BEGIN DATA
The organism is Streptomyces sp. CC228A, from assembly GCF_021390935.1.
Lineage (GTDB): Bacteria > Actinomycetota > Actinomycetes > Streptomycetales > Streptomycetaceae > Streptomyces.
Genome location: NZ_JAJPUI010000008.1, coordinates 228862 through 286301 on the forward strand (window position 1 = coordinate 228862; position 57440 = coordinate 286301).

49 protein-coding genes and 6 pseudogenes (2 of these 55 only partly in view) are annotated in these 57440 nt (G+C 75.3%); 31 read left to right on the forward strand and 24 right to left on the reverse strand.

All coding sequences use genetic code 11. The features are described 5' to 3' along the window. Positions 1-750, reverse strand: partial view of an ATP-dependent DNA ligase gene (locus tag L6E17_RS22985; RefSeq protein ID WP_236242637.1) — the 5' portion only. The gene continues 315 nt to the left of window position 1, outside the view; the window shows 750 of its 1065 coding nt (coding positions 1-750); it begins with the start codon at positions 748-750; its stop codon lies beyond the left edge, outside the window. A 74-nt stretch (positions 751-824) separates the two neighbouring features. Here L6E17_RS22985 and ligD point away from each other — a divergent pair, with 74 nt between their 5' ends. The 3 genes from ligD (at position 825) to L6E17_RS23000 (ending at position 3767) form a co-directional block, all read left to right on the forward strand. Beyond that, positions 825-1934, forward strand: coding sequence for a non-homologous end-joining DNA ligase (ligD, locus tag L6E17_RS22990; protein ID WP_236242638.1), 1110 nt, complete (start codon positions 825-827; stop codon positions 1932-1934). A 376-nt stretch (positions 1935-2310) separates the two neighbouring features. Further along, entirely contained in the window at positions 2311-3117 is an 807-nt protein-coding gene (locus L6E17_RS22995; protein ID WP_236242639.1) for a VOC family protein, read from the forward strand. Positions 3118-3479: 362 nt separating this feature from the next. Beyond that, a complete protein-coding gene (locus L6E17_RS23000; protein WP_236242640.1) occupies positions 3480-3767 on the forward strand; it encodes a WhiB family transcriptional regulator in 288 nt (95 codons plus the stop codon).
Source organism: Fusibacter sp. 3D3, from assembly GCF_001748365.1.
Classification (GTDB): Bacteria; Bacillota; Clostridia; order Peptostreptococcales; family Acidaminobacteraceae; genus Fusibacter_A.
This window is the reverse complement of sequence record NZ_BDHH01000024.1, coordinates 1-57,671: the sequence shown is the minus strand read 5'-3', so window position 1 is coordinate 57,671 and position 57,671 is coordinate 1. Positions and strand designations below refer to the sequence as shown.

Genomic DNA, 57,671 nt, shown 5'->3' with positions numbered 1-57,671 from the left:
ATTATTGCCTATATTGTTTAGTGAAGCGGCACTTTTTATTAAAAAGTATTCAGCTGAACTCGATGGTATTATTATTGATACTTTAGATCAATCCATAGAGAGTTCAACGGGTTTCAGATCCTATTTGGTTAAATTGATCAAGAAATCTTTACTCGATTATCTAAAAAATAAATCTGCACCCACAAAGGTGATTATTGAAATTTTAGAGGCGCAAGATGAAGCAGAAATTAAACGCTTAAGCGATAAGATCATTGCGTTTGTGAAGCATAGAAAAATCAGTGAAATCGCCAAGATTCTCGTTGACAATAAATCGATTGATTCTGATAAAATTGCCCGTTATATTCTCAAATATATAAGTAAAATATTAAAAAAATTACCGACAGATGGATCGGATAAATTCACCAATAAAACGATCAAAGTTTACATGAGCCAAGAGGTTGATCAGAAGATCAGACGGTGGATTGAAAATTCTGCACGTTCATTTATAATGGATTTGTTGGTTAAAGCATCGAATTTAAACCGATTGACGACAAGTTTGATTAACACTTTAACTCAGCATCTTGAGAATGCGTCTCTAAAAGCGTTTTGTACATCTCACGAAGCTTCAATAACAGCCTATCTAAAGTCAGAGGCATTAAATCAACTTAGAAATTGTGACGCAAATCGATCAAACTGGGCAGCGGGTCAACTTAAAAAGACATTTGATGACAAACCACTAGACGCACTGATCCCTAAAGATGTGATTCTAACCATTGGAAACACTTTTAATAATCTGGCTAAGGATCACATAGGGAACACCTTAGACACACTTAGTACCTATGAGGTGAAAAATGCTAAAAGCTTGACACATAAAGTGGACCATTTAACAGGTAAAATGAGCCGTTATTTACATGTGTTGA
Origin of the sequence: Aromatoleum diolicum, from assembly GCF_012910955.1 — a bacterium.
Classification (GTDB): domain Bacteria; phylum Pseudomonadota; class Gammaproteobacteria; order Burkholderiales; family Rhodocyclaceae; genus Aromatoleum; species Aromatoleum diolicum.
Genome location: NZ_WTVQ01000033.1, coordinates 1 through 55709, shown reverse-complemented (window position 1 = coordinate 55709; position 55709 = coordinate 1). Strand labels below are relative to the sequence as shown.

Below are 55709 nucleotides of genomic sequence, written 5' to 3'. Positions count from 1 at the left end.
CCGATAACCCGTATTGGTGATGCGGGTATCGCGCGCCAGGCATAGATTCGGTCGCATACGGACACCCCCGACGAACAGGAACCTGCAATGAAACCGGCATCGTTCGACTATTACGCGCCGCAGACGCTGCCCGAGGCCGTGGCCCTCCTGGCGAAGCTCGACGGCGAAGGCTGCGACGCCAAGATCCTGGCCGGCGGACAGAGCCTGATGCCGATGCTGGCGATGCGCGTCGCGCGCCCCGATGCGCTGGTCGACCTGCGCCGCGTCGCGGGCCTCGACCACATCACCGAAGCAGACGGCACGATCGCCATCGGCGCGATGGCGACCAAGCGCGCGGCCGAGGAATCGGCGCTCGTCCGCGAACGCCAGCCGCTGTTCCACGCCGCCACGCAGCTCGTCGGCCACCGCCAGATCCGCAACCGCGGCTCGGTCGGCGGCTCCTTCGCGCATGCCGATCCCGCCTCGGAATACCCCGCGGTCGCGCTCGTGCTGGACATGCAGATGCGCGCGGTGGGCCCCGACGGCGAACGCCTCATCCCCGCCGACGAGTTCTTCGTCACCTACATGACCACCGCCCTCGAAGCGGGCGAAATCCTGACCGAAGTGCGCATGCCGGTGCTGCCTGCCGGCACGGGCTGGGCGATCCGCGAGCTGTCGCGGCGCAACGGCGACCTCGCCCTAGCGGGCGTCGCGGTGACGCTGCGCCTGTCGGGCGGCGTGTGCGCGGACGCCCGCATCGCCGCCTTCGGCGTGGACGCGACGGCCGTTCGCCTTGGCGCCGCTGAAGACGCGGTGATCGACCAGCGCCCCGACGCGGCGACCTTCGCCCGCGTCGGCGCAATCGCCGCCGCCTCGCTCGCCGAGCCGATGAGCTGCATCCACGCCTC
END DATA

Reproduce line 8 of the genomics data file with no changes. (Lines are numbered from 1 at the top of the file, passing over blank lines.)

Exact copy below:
This window is the reverse complement of sequence record NZ_BDHH01000024.1, coordinates 1-57,671: the sequence shown is the minus strand read 5'-3', so window position 1 is coordinate 57,671 and position 57,671 is coordinate 1. Positions and strand designations below refer to the sequence as shown.